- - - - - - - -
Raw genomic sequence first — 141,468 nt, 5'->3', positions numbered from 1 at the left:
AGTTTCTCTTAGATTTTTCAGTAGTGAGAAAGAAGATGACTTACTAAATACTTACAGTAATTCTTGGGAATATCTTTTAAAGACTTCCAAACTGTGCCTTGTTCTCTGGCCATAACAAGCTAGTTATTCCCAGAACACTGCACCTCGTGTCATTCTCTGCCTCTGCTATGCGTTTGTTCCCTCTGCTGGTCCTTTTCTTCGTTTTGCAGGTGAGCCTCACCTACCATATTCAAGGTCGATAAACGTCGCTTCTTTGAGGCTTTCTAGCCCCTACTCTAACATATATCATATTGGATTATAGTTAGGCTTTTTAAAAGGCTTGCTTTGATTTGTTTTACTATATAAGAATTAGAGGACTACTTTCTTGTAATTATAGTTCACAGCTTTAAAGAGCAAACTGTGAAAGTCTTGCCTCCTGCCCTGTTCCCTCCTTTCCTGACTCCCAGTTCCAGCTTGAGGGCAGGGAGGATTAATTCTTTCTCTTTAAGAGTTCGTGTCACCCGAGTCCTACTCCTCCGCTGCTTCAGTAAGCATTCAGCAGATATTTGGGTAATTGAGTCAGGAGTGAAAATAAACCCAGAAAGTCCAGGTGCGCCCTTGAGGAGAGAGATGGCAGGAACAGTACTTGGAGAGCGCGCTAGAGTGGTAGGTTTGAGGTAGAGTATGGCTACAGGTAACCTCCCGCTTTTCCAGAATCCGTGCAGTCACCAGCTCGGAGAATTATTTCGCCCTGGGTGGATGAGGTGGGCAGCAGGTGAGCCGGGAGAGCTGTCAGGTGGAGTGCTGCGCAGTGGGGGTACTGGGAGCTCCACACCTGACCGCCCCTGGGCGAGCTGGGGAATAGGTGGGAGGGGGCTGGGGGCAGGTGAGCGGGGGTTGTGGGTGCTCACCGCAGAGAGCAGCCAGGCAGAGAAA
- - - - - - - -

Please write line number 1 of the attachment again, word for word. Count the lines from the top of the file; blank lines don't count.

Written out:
Raw genomic sequence first — 141,468 nt, 5'->3', positions numbered from 1 at the left: